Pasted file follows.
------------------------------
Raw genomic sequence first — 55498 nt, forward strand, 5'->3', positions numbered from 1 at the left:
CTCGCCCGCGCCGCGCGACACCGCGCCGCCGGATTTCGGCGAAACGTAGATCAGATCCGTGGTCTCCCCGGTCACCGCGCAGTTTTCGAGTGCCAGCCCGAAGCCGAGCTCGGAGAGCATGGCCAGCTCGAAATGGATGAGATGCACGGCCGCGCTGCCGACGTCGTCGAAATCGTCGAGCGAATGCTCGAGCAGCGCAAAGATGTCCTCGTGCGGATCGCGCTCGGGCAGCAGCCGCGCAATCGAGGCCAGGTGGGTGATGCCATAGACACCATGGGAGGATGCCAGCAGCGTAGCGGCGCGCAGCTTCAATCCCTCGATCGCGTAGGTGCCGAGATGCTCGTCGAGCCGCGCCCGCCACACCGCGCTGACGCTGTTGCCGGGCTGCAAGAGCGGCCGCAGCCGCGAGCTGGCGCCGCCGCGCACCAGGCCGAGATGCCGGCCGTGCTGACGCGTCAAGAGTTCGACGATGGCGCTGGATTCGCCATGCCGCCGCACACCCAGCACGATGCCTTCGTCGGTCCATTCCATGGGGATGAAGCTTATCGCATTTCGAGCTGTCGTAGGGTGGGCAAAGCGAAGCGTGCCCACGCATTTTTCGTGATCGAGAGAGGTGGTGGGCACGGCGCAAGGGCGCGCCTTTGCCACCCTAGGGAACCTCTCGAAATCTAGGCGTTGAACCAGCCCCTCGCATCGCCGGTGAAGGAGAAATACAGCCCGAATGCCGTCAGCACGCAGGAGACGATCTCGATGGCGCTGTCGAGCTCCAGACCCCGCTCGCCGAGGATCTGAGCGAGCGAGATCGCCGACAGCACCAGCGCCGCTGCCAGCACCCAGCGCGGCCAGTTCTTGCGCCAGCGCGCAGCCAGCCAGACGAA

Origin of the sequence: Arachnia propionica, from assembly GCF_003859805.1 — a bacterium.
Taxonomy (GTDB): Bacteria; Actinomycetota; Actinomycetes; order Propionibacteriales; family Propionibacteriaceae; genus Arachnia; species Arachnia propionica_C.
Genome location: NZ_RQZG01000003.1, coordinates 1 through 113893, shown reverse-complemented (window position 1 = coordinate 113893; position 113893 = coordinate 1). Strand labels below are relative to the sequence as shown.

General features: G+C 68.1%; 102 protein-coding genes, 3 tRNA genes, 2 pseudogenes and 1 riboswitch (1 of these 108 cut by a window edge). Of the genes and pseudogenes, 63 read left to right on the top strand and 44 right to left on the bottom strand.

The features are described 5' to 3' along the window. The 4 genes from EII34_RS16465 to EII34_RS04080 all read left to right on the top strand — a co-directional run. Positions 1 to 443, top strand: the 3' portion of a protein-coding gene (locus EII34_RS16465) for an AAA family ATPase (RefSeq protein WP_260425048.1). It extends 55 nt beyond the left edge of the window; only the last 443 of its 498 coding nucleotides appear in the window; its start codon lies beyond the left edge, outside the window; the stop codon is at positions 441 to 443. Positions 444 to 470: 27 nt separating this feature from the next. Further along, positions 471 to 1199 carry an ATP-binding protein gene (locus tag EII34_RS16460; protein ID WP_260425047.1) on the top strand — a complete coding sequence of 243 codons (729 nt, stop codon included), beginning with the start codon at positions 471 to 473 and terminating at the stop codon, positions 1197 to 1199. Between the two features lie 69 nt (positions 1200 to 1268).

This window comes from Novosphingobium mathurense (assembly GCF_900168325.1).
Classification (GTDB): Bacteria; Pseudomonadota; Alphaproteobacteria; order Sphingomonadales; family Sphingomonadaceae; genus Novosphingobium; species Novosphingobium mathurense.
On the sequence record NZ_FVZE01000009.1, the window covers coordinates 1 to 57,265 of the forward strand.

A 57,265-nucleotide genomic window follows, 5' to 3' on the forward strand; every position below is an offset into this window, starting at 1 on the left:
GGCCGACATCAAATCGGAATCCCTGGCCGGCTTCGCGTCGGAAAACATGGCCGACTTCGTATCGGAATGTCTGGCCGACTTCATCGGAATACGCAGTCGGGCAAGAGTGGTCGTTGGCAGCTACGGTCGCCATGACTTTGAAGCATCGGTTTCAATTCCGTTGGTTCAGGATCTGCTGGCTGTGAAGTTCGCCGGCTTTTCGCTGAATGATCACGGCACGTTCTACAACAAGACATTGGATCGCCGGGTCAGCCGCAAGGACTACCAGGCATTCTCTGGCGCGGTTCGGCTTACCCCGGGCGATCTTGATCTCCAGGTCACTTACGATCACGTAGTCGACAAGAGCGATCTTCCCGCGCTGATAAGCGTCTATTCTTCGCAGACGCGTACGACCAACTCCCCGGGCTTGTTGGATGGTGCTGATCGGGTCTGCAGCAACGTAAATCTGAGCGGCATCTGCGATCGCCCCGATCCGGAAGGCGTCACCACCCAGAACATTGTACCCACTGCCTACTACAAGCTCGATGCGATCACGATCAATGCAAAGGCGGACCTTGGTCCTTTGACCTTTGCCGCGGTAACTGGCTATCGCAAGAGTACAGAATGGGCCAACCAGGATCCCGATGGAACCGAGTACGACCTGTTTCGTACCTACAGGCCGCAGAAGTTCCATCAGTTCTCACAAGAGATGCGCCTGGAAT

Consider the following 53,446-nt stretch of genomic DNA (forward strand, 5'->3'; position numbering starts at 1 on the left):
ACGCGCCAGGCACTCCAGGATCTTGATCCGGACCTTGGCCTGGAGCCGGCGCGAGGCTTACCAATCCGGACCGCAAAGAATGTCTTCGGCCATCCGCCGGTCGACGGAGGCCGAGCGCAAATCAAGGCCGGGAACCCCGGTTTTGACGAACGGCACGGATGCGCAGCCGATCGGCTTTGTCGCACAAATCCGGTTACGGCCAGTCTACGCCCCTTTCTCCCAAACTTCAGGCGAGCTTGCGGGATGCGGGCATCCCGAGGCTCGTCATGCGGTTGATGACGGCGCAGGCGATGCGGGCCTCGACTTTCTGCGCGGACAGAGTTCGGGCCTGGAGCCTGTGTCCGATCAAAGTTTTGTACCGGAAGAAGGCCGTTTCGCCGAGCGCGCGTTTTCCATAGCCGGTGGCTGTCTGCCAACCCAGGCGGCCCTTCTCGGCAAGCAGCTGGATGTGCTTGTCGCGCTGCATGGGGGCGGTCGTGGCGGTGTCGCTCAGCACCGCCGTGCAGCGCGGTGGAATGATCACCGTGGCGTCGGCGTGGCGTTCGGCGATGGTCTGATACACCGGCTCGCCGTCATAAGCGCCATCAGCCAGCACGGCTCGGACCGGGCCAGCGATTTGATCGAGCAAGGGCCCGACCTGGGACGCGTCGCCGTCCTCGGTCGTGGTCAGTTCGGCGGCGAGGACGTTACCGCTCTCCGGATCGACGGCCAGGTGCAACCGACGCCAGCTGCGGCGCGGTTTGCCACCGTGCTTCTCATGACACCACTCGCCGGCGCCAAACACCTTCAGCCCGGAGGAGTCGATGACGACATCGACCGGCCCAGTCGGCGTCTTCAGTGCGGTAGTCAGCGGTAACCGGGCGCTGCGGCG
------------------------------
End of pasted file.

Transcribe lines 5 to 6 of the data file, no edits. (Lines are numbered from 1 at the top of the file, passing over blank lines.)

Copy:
Genome location: NZ_RQZG01000003.1, coordinates 1 through 113893, shown reverse-complemented (window position 1 = coordinate 113893; position 113893 = coordinate 1). Strand labels below are relative to the sequence as shown.

General features: G+C 68.1%; 102 protein-coding genes, 3 tRNA genes, 2 pseudogenes and 1 riboswitch (1 of these 108 cut by a window edge). Of the genes and pseudogenes, 63 read left to right on the top strand and 44 right to left on the bottom strand.